5) The Authority has now put the legislature in a very bad position. It is now very late in the game. It is getting very close to a point where the state will only have two options: sign off on the $60 billion plus version or kill the project.

    Actually, this EIR is good news. The Authority now has enough money to complete Fresno to Bakersfield (or at least…according to the est-i-mate…).

    Again, Elizabeth is extrapolating that because costs on this segment went up…that means costs are going to rise on all segments. This demonstrates a bit of bias against the fact that right now, farmland prices are going for a lot more than house prices nationwide. Hence, van Ark is right to argue that if the state is going to pay a fair price, it has to concede that economically, agricultural land is more valuable these days than subdivisions. But even then, all agricultural land is not the same…water rights vary and so does crop usage.

    For example, guys like Stew Resnik is going to scream if he loses an acre of his pistachio operation (which is really just a front for elaborate water banking to serve Los Angeles) because of the value per acre of crop. But the fact is, the state is probably overplanted for pistachios anyway and Arnold’s heavy lobbying to the Chinese about it confirms this.

    Other farmers, meanwhile, will likely do the same…argue that they grow some exotic crop that is really expensive right on the land the Authority wants to seize, knowing full well what subsidies and profit margins really keep them in business.

    The problem is, we haven’t seized farmland by force in this country for a long time because most of our suburban growth was voluntary…maybe it’s time to hire the Texas Transportation Institute???

    datacruncher Reply:

    Resnick owns Paramount Farms which wants to donate land near Shafter for a HMF. I think Resnick has development plans in his eyes for his adjacent land.

    mike Reply:


    I don’t particularly care what CARRD’s “stance” is or is not, but I’m curious to hear what changes you would suggest to the CV segment to reduce costs. I think we’re all concerned about costs in one form or another, so what would you suggest doing to reduce them?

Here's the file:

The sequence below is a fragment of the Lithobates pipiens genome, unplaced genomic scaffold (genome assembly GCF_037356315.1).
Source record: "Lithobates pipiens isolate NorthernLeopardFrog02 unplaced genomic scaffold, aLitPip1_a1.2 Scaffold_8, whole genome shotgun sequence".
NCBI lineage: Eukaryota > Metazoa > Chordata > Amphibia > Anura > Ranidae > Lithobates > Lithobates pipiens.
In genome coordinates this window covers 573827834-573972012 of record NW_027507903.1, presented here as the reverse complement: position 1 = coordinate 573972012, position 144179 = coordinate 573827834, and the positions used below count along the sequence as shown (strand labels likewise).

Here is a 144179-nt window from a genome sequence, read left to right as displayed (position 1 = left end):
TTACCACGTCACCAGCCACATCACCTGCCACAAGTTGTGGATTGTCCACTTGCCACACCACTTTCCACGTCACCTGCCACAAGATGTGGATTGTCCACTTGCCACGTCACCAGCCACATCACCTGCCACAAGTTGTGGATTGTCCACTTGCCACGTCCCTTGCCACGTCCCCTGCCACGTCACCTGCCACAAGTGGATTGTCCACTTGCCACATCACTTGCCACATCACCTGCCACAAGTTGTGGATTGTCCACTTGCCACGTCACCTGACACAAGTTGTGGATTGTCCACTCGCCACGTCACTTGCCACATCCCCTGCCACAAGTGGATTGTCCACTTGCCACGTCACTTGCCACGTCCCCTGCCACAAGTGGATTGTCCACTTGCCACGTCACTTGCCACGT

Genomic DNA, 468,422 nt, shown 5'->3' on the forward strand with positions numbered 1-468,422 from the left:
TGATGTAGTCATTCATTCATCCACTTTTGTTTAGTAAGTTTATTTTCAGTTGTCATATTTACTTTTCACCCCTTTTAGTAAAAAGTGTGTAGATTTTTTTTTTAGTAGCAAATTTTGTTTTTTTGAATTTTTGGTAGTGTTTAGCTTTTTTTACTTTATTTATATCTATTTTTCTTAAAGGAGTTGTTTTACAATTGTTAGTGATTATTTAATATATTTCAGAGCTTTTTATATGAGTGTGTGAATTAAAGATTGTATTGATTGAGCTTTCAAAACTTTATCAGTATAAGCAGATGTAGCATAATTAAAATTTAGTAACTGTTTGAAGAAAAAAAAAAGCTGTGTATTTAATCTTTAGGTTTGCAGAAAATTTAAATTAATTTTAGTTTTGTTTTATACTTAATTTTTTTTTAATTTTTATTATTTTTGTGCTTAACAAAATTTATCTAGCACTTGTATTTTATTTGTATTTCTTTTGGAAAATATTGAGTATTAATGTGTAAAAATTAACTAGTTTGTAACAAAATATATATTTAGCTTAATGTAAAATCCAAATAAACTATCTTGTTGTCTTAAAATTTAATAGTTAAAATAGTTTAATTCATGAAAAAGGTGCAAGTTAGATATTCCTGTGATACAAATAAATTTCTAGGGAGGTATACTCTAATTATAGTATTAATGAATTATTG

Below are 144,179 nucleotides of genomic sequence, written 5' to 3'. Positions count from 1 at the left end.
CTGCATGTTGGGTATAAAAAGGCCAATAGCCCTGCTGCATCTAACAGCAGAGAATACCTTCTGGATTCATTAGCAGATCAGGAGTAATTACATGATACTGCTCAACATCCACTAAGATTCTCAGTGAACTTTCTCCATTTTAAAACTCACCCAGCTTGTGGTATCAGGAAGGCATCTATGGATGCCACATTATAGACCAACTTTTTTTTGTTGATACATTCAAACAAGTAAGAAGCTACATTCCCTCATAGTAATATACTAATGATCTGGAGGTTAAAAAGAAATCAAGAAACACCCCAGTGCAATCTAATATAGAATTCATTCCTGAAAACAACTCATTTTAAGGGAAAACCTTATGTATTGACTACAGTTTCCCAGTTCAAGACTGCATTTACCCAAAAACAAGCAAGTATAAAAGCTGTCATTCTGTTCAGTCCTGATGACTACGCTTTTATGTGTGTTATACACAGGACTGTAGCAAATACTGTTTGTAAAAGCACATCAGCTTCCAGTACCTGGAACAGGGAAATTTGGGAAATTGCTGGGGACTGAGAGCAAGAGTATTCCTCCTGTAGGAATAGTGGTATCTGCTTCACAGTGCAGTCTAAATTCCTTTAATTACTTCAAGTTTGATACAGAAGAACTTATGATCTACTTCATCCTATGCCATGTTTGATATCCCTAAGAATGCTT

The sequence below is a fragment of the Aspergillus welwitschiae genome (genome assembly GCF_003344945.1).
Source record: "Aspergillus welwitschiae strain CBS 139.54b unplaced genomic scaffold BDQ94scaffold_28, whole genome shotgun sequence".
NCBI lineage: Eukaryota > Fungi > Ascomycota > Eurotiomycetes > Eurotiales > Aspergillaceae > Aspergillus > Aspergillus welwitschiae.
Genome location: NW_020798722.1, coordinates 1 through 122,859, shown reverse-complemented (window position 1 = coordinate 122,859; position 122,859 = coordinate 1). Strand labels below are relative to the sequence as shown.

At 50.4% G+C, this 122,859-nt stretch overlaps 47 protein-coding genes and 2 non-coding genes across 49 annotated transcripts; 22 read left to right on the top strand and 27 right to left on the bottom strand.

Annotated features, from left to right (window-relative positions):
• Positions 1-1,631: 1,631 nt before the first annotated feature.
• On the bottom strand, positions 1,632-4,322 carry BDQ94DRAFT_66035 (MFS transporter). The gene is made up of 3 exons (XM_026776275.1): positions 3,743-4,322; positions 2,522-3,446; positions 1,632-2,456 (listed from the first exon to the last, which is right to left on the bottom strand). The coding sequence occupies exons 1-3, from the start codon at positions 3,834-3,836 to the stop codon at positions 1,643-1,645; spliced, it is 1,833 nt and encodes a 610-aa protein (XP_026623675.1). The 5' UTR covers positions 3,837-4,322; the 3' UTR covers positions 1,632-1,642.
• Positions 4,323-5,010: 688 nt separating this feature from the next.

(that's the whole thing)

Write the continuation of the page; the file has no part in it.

synonymouse Reply:

    It seems to me Elizabeth always tries to be rational even-tempered, consensus-seeking.

    Not me. **** the CV. Go I-5 to save money and time.

    Spokker Reply:

    Oh, you know how to rile me up. Come on, synonymouse, kiss me on the lips.

    synonymouse Reply:

    Spokker, you really do add that “je ne sais quoi” to the discussion. Keep it up.

    Nathanael Reply:

    Isn’t that interesting. Apparently Elizabeth has no actual suggestions. Whee.

  4. morris brown
    Aug 10th, 2011 at 08:09

    High-speed rail price tag soars again, this time on pace to surpass $60 billion


    The San Jose Mercury and other Bay area papers giving this kind of coverage
    Robert wrote above:

    “Overall, it’s worth keeping in mind that HSR will not rise or fall on cost estimates or the details of project design.”

    Well. Robert, those who have the vote, don’t seem to be be of that view at all!

    Lowenthal (from the article):

    “It could be well into $60 billion, and who knows where it ends. This is really very serious and needs to stop in its tracks,” said state Sen. Alan Lowenthal, D-Long Beach, chairman of the Senate committee overseeing the project. “We can’t just be acting as if someone’s out there giving us wheelbarrows full of money, and it’s just coming. This is not the way we should be operating.”

    In fact one really should conclude quite the opposite. Costs, as well as ability to fund, will determine whether this project proceeds.

    Robert Cruickshank Reply:

    Lowenthal is an HSR opponent. His comments are unsurprising.

    Nathanael Reply:

    Morris, go away and stop reprinting whatever attacks on HSR, baseless or not, you can find.

    Robert, folks like Elizabeth can be talked to and provide useful information sometimes. Morris… well, basically he doesn’t.

  5. joe
    Aug 10th, 2011 at 08:32

    4) It is much worse to have a continual dribble of information. We have implored the Authority to speak candidly about the cost levels.

    a). Consider how CARRD over reacted to the ridership study model and went to the press conflating a typographical error in a parameter value with a scandal that the ridership study was wrong, the Peer review did not backup CARRD’s allegations.
    b). “candid”, free from bias, prejudice, or malice. That’s a very serious allegation. There’s no evidence they HSR hasn’t been “candid”. There’s no example showing CARRD’s been denied any data that has been shared with advocacy groups or any other public organization. No expample in the EIR where the HSR mislead or acted in malice.

    PDATE: Elizabeth Alexis writes to us here at SFist HQ.

    My name is Elizabeth Alexis and you referenced my work in your article that was posted today on sfist.com about high speed rail. You state that I have a “clear agenda of keeping the train out of her backyard.”